# Simplifying $\frac{\partial V}{\partial T} \cdot \frac{\partial T}{\partial P} \cdot \frac{\partial P}{\partial V}$

The problem given is this. If the variables $P, V$, and $T$ are related by the equation $PV = nRT$, where $n$ and $R$ are constants, simplify the expression

$$\frac{\partial V}{\partial T} \cdot \frac{\partial T}{\partial P} \cdot \frac{\partial P}{\partial V}$$

After doing the calculations, we see that we get $-1$ as an answer. My question: why can't we just apply the chain rule to "cancel out" the numerators/denominators and get 1 as an answer?

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Terminological note: this is called the cyclic chain rule or Euler's chain relation. – J. M. Sep 28 '11 at 17:31

## 2 Answers

Because in reality, you have to write

$$\left(\frac{\partial V}{\partial T}\right)_P \cdot \left(\frac{\partial T}{\partial P}\right)_V \cdot \left(\frac{\partial P}{\partial V}\right)_T = -1$$ This is simply due to the fact that the variables are not independent; therefore, we fix one of them and analyze the change of the remaining ones. So these partial derivatives represent the isobaric, isochoric, and isothermal conditions respectively.

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"isovolumetric (?!)" - Isochoric, actually. (Chemist speaking.) ;) – J. M. Sep 28 '11 at 17:29
@J.M. I was tempted to say isometric but kept my mouth shut. (mech. eng. here) ;) – user13838 Sep 29 '11 at 2:11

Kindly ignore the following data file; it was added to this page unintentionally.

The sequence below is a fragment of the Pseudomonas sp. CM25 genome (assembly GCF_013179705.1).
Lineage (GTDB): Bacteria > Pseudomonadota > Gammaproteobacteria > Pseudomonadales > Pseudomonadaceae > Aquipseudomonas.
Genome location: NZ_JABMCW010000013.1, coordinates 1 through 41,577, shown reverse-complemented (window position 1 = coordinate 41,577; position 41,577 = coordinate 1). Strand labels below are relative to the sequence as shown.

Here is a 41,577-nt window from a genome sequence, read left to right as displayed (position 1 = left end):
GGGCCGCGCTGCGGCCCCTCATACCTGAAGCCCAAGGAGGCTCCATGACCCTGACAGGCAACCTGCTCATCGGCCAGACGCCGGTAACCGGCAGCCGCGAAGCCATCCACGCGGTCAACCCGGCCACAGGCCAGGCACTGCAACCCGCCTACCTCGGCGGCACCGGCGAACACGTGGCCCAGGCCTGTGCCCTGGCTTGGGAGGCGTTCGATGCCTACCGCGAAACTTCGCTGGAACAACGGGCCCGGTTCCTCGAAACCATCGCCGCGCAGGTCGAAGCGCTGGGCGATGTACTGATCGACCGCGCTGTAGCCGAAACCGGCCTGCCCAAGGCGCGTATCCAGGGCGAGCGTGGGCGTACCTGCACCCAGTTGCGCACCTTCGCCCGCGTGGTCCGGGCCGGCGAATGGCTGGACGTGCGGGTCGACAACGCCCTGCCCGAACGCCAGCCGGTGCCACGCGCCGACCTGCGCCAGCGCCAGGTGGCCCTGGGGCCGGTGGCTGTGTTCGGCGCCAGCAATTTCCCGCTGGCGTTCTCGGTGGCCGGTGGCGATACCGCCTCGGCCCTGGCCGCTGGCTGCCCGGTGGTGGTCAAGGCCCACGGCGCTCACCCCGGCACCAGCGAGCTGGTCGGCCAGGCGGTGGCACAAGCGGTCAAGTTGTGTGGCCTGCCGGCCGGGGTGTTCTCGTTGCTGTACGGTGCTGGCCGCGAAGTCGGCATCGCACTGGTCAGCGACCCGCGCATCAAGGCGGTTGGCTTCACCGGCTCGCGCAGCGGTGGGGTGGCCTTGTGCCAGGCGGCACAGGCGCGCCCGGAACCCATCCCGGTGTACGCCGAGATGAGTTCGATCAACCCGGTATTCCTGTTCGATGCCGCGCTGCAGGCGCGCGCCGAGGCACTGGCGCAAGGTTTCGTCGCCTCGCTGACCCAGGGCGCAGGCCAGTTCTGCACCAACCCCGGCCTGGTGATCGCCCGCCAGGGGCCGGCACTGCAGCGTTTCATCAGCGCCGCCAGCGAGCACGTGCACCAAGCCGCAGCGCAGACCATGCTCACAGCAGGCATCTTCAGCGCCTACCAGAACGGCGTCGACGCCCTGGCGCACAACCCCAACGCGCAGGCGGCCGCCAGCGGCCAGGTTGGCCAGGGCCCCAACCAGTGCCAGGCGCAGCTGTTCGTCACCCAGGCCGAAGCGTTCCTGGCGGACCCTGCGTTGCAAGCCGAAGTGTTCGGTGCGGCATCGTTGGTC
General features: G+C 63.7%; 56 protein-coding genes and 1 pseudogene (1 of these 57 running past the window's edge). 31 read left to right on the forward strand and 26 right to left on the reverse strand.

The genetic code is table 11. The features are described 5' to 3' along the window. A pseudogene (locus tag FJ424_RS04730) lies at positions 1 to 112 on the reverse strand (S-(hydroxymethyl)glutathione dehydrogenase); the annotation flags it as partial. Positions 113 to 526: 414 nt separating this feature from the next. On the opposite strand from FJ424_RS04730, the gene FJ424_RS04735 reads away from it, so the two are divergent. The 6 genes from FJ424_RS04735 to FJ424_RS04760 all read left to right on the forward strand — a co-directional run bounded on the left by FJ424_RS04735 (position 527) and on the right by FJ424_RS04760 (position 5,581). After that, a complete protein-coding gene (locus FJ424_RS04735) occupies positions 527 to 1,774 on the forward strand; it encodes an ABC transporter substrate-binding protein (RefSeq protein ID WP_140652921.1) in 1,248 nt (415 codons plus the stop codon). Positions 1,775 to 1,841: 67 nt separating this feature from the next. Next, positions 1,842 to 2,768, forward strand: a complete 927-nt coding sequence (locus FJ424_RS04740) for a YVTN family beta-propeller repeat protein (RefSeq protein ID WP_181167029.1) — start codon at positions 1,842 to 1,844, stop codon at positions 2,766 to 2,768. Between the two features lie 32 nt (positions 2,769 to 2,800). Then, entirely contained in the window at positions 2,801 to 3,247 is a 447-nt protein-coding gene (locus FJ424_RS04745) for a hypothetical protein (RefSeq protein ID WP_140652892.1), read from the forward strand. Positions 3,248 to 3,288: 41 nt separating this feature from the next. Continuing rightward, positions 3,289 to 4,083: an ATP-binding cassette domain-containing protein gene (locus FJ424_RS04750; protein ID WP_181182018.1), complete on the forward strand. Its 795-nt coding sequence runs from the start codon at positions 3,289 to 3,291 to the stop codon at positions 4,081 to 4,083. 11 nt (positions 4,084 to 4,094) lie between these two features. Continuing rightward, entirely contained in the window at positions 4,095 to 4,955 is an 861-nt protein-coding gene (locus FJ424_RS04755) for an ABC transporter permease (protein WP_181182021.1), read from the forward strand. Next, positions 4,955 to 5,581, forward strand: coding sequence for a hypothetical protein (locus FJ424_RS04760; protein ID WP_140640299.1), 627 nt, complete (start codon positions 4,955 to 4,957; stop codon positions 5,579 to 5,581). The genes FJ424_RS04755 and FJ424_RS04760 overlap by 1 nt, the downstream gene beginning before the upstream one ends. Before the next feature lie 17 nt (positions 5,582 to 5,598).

There are three variable quantities $P$, $V$, $T$ which at any given instant are related by an equation $f(P,V,T)=0$ (the exact form of this equation is not relevant). Assume that $(P_0,V_0,T_0)$ is an admissible triple and that $$a:=f_P(P_0,V_0,T_0)\ne 0, \quad b:=f_V(P_0,V_0,T_0)\ne 0,\quad c:=f_T(P_0,V_0,T_0)\ne 0\ .$$ Under these assumptions the equation $f(P,V,T)=0$ defines each of the variables $P$, $V$, $T$ in the neighborhood of $(P_0,V_0,T_0)$ implicitly as a function of the other two: $$P=\phi(V,T),\quad V=\psi(T,P), \quad T=\chi(P,V)$$ with $\phi(V_0,T_0)=P_0$, $\psi(T_0,P_0)=V_0$, $\chi(P_0,V_0)=T_0$.

Now your ${\partial V\over\partial T}$ is actually the partial derivative ${\partial\psi\over\partial T}$. In order to compute this derivative we note that $$f\bigl(P,\psi(T,P),T\bigr)=0\qquad\forall T,\forall P\ .$$ We now take the partial derivative with respect to $T$ at $(P_0,V_0,T_0)$. Using the chain rule we get $b \>\psi_T(T_0,P_0) + c=0$ and therefore $$\psi_T(T_0,P_0)=-{c\over b}\ .$$ Repeating this calculation with permuted variables one finds that the product of the three partial derivatives in question is indeed $-1$.

There is a "totally linear" version of this phenomenon: Assume that three real quantities $x$, $y$, $z$ are related by an equation $$ax+by+cz =d$$ with $abc\ne0$. Then we can solve for each of the three variables in terms of the two others, e.g., $$z={1\over c}(d-ax-by)\ .$$ Therefore $${\partial z\over\partial x}(x,y)=-{a\over c}\ ,$$ and cyclic permutation of the variables implies $${\partial z\over\partial x}(x,y){\partial x\over\partial y}(y,z){\partial y\over\partial z}(z,x)=(-1)^3{a\over c}{b\over a}{c\over b}=-1\ .$$

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